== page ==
Weekend Coffee Share 8/12/17

If we were having coffee, we’d be meeting at my library.  I’d be sipping on a mocha with an extra shot of caffeine that I picked up on the way to work.  It’s a slow morning… I’ve been here over an hour and only five people have come and gone.  Thank goodness, you’re here to divert me!

It’s crazy that summer is almost over!  It always goes by way too quickly.  My August is turning out to be very busy.  Between weddings and out-of-town commitments, my weekends are almost all booked.  When I get off work today, I’m heading down to Rochester to spend the weekend with L’Abri friends.  I’ve wanted to visit them all summer, but haven’t had the chance until now.  Next weekend, I’m taking off work to go on a retreat with the church my family has been attending.

I’ve had multiple cousins get married this summer–one was last weekend.  Is it just me, or are family weddings the most awkward of them all?  I’m not close with my dad’s side of the family, so it’s always uncomfortable spending time with them.  I’m one of the youngest and was painfully shy as a child, which didn’t help forge good relationships with my cousins.  Despite that, the wedding was really nice, there was an open bar, and fantastic cake.  And I learned that some of my cousins (and their significant others) are actually pretty cool!  So that was a win. Continue reading

What I’m Reading 8/7/17

Since I last did one of these, I’ve started writing short, one paragraph reactions in a notebook every time I finish a book.  I do so much reading that stories often blend together and, when I come to do these kind of posts, I forget details.  I’m finding that I really enjoy processing books in this way–it helps me express my opinions and give the experience closure.  In addition, I’m also adding star ratings, just for fun.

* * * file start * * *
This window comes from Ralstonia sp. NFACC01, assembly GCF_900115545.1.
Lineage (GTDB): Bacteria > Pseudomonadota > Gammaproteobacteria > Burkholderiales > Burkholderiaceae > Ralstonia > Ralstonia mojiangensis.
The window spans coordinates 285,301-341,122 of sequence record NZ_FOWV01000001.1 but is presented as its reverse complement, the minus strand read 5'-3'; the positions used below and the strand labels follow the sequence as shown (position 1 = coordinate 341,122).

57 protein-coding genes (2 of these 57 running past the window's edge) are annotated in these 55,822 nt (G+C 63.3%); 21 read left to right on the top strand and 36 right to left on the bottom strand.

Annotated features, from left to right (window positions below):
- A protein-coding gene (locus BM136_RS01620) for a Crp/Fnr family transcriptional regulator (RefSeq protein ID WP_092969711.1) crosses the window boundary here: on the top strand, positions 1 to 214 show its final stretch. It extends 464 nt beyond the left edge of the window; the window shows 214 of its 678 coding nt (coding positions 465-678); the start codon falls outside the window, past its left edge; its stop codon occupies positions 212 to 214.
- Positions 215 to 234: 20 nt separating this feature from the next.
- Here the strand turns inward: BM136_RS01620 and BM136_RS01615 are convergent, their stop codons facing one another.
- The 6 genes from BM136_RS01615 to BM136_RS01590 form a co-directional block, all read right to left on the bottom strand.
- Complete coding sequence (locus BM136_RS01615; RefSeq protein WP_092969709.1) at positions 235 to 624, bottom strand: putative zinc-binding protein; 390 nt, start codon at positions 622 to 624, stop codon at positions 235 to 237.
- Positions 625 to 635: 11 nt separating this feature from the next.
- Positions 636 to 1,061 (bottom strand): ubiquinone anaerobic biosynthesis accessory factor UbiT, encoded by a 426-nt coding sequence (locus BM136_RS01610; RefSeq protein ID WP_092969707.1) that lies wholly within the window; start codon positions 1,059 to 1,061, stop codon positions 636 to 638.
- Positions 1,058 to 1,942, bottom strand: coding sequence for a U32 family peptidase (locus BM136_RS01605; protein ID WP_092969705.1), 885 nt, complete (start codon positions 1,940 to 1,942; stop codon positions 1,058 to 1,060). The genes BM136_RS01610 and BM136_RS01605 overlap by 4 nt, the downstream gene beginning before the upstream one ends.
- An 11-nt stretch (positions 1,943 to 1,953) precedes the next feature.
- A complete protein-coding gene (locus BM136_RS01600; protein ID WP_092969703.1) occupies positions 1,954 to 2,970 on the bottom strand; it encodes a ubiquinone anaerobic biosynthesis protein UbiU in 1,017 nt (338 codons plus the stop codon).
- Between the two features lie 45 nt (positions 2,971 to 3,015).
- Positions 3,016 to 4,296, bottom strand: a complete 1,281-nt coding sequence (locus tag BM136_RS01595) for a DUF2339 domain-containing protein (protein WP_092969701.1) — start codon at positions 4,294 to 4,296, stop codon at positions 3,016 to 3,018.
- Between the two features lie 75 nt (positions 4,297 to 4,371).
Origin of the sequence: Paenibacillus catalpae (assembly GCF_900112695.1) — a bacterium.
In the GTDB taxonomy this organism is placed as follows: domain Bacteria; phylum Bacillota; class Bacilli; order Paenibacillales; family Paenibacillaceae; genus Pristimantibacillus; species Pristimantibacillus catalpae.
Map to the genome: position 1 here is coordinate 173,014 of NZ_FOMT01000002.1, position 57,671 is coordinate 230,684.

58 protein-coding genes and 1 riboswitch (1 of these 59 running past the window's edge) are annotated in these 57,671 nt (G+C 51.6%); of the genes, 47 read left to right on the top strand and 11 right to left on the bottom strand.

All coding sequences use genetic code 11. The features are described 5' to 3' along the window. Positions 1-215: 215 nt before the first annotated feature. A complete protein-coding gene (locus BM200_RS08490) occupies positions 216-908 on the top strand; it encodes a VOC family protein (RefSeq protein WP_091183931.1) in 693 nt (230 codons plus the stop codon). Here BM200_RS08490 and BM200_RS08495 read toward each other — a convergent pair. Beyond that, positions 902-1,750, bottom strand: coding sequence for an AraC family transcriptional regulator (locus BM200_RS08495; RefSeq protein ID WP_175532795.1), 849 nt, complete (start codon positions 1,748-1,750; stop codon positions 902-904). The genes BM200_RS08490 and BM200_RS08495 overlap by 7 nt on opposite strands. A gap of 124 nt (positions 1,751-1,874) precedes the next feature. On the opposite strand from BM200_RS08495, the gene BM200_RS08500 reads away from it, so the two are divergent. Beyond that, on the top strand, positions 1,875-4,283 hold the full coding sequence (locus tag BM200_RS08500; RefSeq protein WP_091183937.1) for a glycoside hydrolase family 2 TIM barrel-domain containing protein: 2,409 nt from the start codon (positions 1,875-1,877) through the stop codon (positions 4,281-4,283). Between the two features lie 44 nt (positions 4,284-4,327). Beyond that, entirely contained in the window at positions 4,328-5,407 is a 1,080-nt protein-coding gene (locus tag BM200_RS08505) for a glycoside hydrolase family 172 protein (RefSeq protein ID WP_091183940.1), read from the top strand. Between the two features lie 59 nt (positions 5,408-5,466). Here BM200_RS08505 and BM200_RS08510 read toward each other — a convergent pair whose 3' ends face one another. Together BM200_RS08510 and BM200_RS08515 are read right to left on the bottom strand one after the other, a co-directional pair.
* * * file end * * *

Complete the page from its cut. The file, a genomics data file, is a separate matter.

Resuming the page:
I hope you enjoy my list of recent reads!  Have you read any of them?  What did you think?  What have you been reading lately?  I’d love to hear about it in the comments!


Crooked Kingdom by Leigh Bardugo

5/5 stars

When I reached the end of this book, I didn’t know what to do with myself.  I wasn’t ready to say goodbye.  I rarely give books five-star ratings, but this series was absolute perfection.  All six main characters are distinct, fully, fleshed out, and deeply relatable.  They feel like real people–deeply flawed and broken and beautiful–and I love them all so, so much.  I can’t help being in awe of Bardugo’s planning skills–there are so many character arcs, schemes, plots, and back-stabbing… how does she juggle it all?  And given how complex it all is, how the heck does she manage to pull it off?!  This book sealed the deal: Bardugo is a top-notch writer and I will gladly read anything she publishes.